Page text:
Sunday, September 2, 2012

Shifting Food Cultures

Modern cultural pressures are acting upon even remote communities, shifting values away from traditional values of natural resource stewardship and living from the land.  Imported goods are replacing traditional foods & materials, creating new challenges ranging from how to properly dispose of plastics, scrap metals and batteries. 


Photo: Inorganic waste is buried at Dixson's Reef on Malekula Island.

Dixson's Reef community currently separates & buries their inorganic waste, while on Araki & Ifira Islands piles of leaf litter & other organic matter mixed with plastic & other inorganic wastes are regularly burnt. 

The diversity of island cultures throughout Vanuatu is perhaps most apparent in the diversity of languages spoken here, where even neighboring villages will often have their own distinct dialect.  Languages hold information & nuances that are very specific to people & place - even down to neighboring valleys.  On Araki Island, only 4 speakers of their native language remain.

Imported & processed foods which are cheaply & abundantly available (especially white rice & packaged noodles), present a seductive option to cook & prepare because there is much less time & physical effort expended to purchase from the store & cook a meal with these items - especially compared to the time & physical effort required to grow, harvest, clean, prepare
and cook traditional root crops & vegetables.

Photo: White rice is even featured on the signature Flying Fox dish at the L'Houstalet, a high-end French restaurant in Port Villa.

On Ifira Island, this has led to a shift of focus towards away from crop cultivation and towards income generation as the primary means to feed oneself.

This shift away from traditional food culture is already contributing to an increase in Non-Communicable Diseases such as diabetes and high blood pressure, and is particularly tricky to address since it requires an understanding of the opposite tensions between traditional & modern culture in order to effectively re-frame simple daily choices (such as choosing to eat white rice) in such a way to affect better decision making at a household level. 


Photo: Without innovation, traditional culture stagnates & dies.  Without respect for traditional culture, traditional culture stagnates & dies.  Culture can flourish when the balance between tradition and innovation is maintained.

A facilitated class discussion was held in an attempt to re-connect traditional foods with traditional culture, so that simple acts of growing & eating foods appropriate to place & culture can regain their significance.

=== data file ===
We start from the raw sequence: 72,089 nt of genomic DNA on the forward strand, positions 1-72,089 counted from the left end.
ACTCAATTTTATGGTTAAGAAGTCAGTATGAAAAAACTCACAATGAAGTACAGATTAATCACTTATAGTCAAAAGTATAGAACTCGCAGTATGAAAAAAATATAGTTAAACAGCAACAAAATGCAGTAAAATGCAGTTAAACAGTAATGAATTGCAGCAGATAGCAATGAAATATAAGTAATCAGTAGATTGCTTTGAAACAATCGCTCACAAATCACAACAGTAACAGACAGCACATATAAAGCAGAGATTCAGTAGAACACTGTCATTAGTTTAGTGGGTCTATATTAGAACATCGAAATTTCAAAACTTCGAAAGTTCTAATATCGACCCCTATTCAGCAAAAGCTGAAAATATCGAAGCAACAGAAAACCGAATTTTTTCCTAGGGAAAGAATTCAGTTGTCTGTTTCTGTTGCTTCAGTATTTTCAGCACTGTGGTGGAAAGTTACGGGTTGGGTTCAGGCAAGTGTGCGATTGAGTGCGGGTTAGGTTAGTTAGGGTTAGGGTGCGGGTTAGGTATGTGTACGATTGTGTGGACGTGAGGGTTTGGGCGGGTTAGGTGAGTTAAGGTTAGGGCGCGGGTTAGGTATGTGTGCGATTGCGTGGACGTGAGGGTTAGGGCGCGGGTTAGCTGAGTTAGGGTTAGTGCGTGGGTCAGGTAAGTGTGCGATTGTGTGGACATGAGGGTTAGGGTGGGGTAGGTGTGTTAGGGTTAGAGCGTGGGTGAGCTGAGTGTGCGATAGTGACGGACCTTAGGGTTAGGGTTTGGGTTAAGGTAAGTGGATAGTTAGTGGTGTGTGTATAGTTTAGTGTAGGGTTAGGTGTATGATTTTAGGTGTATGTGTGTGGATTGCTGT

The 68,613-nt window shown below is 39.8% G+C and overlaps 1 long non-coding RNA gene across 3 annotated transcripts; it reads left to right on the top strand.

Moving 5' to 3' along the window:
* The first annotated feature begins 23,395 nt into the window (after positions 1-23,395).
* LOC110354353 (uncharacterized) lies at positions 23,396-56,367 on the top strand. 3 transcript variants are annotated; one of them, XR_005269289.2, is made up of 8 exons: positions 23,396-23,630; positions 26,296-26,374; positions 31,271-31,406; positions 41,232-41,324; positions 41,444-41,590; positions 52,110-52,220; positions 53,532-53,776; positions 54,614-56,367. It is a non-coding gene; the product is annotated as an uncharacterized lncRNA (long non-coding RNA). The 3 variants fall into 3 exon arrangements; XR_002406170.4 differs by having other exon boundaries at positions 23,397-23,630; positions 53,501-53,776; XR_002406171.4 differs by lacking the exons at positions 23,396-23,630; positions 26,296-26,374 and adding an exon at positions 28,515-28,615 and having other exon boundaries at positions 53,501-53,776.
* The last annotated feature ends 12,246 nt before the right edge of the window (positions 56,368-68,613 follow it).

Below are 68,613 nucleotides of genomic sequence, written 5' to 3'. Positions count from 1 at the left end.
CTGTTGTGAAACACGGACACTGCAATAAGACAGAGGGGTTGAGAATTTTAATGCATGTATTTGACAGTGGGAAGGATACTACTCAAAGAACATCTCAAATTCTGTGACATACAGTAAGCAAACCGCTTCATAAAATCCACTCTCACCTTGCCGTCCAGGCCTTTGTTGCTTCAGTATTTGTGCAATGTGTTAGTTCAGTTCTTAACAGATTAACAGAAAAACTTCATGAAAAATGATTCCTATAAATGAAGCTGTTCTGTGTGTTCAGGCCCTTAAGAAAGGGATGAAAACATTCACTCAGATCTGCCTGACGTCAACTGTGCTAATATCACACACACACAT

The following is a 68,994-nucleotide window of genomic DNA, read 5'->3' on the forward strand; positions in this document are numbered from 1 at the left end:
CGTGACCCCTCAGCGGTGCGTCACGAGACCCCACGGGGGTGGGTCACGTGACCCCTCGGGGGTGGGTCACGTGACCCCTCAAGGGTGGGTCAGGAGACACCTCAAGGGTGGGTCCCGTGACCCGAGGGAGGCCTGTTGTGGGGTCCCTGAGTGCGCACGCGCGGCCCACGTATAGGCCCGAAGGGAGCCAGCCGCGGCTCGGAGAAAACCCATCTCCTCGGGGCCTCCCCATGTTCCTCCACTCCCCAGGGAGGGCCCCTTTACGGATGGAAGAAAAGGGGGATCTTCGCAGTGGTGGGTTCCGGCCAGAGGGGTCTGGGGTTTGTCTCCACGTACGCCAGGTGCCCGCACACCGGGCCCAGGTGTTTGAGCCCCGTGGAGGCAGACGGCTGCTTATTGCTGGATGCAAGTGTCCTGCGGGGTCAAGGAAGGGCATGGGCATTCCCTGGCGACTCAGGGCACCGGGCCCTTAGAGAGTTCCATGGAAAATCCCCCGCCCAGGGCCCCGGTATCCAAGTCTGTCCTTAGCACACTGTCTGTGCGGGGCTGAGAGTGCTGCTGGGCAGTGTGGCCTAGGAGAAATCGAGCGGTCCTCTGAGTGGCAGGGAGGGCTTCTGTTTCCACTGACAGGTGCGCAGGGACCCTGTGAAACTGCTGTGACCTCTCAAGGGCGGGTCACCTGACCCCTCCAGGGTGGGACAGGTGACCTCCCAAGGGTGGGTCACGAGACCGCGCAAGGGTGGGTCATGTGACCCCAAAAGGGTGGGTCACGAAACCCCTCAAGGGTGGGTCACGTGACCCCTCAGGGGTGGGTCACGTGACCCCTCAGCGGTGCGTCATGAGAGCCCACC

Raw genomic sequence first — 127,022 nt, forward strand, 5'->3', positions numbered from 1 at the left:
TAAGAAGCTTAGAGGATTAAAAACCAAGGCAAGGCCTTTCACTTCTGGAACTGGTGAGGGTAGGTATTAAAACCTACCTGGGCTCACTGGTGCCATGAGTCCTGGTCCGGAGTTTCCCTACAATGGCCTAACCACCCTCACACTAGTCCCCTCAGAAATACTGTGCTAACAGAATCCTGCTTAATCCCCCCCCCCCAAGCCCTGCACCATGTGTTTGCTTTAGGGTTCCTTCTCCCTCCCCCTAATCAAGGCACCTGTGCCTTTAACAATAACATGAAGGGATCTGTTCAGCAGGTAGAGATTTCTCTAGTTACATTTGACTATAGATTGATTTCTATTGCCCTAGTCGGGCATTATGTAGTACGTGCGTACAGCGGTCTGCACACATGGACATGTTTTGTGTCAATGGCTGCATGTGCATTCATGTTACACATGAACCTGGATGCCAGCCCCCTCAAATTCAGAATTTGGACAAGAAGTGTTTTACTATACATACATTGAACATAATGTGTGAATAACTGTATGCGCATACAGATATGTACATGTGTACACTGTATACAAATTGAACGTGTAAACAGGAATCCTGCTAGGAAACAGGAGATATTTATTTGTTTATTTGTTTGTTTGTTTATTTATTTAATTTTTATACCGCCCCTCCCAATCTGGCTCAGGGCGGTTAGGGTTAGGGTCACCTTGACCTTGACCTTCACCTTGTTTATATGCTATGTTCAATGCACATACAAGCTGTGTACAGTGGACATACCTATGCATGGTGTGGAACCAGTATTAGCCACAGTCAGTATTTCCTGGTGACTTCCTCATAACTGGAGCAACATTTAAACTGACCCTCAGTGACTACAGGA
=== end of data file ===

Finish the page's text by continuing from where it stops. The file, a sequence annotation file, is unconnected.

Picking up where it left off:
What is culture?

  • How has your landscape impacted your culture?  Your diet?
        [Explore cultural foods, mythologies, ceremonies, processing & preservation techniques, and so on]
  • How has your culture impacted your landscape?
        [Explore cultivation techniques & philosophy, village design, relationship w/ land, and so on]
  • How does modern culture impact your landscape?  Your diet?
        [Share stories]
  • Why save seeds?  Why grow cultural foods?



Photo: 'Seedsaving = No Thank you Monsanto', on Oahu, Hawaii (photo credit: Michael Broady Jr.).

Back home in Hawaii and Australia, this conversation begins by exploring the modern food system & agricultural practices (and its impacts upon planet & people), and narrows down to the simple practices of seed saving, water harvesting & stewardship, and gardening. 

As a part of this exploration, we can re-frame the political significance of these simple & peaceful acts - while understanding that in the modern consumerist society, harvesting our own water, saving our own seeds, and growing our own food are in many ways among the most radical & revolutionary acts we can do.

As one student in Hawaii (whose #1 agricultural export commodity is GMO seed) said:  

''It's like gently, but firmly saying 'F&^k You to the multinational corporations who seek to control our food and water supply."   - Student in Hawaii -


Here in Vanuatu, the situation in many ways is perhaps not quite so dire (subsistence farming is still widely practiced, and local food production still very much valued), though the conditions are ripening for such cancerous attitudes to fester. 

The government building on the main street of Villa boasts a large electronic notice board which flashes monthly reports of agriculture commodity exports by tonnage and dollar amount - not a bad thing in and of itself, though perhaps indicative of a broader shifting of focus away from agriculture as 'subsistence farming' and towards 'export commodity production'.

Photo: Breakfast meal served for us on Araki Island, featuring fried doughballs, imported crackers, local cooked sweet banana, and local eggs fried w/ Nalalas (Polyscias fruticosa).  We were treated later with something we dubbed 'Yambu', a delicious pudding of grated yam & coconut milk stuffed into a bamboo node and cooked in the earthen oven.

How much sense does it make to grow enough food to export & sell, to make enough money, to be able to afford your own food, which has been processed, imported & sold back to you?  A pound of harvested, fermented, & dried cacao beans sells for 200-250VT /kg(1); a couple of chocolate bars imported from Australia will cost you 200VT.

We find ourselves in a 'mitigation' situation on the ground here, where the

In order to build locally resilient communities, we must instead focus first upon growing enough to feed ourselves, then our community, and then look for opportunities to trade your surplus to in exchange for items outside of our bioregion.


"In Cuba, agriculture means growing food for our people to eat." 

- Roberto Perez, Permaculture Activist featured in 'The Power of Community: How Cuba Survived Peak Oil' documentary -


Photo: Learning about lactobaccilic ferment by making kimchee.




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